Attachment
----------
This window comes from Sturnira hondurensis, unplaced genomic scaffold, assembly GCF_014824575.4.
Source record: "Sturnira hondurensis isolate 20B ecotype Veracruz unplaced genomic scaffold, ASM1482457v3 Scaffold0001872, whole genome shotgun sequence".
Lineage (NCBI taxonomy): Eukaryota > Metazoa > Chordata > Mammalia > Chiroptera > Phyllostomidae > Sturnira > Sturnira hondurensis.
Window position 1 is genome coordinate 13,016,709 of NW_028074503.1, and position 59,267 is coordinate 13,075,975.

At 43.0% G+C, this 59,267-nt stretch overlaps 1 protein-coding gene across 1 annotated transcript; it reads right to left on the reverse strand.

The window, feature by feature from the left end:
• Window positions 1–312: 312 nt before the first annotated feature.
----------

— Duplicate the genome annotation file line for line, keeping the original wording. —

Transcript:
This window comes from Sturnira hondurensis, unplaced genomic scaffold, assembly GCF_014824575.4.
Source record: "Sturnira hondurensis isolate 20B ecotype Veracruz unplaced genomic scaffold, ASM1482457v3 Scaffold0001872, whole genome shotgun sequence".
Lineage (NCBI taxonomy): Eukaryota > Metazoa > Chordata > Mammalia > Chiroptera > Phyllostomidae > Sturnira > Sturnira hondurensis.
Window position 1 is genome coordinate 13,016,709 of NW_028074503.1, and position 59,267 is coordinate 13,075,975.

At 43.0% G+C, this 59,267-nt stretch overlaps 1 protein-coding gene across 1 annotated transcript; it reads right to left on the reverse strand.

The window, feature by feature from the left end:
• Window positions 1–312: 312 nt before the first annotated feature.